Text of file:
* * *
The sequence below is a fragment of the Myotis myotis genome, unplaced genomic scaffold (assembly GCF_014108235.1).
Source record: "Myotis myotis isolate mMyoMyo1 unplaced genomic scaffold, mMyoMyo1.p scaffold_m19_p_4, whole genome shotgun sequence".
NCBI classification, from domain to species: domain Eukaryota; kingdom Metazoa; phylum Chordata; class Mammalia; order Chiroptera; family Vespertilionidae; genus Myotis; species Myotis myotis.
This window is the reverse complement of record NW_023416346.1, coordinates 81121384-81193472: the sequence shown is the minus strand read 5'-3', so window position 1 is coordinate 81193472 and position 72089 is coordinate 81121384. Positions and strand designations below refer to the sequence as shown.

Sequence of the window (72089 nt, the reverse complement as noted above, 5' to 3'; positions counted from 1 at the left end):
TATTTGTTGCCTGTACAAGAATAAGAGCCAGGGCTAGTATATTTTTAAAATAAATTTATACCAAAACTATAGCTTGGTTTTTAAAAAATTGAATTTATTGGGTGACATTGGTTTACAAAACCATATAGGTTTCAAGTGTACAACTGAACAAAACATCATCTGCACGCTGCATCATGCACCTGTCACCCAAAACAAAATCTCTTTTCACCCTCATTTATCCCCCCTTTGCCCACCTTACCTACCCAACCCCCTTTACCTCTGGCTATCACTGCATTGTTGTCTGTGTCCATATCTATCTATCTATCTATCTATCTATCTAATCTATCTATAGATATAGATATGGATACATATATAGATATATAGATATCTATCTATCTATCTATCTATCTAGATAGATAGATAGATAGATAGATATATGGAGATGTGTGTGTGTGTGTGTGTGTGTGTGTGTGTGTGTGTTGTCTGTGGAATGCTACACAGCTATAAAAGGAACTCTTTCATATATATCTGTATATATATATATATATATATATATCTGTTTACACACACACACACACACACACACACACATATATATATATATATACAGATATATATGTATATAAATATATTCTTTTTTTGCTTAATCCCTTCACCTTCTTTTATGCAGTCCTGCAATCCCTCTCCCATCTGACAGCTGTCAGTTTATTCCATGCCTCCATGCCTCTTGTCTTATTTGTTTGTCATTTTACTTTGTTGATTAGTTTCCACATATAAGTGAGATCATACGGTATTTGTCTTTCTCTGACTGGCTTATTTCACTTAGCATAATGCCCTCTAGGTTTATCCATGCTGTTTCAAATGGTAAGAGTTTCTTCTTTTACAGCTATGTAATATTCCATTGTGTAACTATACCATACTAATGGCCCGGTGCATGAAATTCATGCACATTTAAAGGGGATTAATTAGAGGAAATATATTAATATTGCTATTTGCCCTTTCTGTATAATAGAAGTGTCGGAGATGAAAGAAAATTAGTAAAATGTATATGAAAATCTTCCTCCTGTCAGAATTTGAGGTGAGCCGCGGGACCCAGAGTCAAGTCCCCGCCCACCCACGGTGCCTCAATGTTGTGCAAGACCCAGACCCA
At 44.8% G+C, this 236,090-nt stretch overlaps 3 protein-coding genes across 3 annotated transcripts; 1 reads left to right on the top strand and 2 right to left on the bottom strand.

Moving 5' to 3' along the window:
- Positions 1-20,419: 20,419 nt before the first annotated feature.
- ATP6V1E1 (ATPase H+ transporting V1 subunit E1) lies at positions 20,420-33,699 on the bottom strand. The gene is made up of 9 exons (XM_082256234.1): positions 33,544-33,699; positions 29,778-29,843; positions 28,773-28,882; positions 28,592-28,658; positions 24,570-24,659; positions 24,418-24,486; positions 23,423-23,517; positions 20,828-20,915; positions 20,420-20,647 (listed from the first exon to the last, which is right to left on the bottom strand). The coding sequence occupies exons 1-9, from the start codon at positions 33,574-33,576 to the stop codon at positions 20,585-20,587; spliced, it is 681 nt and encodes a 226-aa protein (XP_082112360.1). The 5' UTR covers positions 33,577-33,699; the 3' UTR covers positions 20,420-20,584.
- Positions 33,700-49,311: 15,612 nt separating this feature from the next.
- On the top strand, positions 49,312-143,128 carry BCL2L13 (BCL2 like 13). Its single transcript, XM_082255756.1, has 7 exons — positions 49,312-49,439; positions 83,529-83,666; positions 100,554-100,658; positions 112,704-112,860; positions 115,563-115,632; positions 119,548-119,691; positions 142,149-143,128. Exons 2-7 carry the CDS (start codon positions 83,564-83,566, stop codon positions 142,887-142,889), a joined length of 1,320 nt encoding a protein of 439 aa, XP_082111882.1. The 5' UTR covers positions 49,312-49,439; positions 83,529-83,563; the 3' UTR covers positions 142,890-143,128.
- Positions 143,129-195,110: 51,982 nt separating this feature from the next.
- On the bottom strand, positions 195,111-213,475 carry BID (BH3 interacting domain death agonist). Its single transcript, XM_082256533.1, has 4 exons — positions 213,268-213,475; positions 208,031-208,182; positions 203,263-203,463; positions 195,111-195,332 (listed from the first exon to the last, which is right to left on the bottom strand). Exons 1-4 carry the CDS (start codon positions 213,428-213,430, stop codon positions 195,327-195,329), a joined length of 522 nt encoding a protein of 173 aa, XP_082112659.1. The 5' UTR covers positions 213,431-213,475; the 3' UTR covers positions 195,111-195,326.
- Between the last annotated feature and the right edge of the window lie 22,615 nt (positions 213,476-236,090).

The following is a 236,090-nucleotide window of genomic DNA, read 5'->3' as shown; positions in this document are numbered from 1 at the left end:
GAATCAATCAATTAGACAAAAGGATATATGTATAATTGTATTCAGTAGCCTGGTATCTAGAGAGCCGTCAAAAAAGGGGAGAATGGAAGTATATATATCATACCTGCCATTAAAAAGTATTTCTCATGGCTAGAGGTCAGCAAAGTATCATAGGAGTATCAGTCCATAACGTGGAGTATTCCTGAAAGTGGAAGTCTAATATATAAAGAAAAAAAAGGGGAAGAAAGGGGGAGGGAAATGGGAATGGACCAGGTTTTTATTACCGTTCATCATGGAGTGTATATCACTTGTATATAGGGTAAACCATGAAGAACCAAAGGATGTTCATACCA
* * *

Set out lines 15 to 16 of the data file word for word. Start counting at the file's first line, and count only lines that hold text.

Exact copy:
- Between the last annotated feature and the right edge of the window lie 22,615 nt (positions 213,476-236,090).

The following is a 236,090-nucleotide window of genomic DNA, read 5'->3' as shown; positions in this document are numbered from 1 at the left end: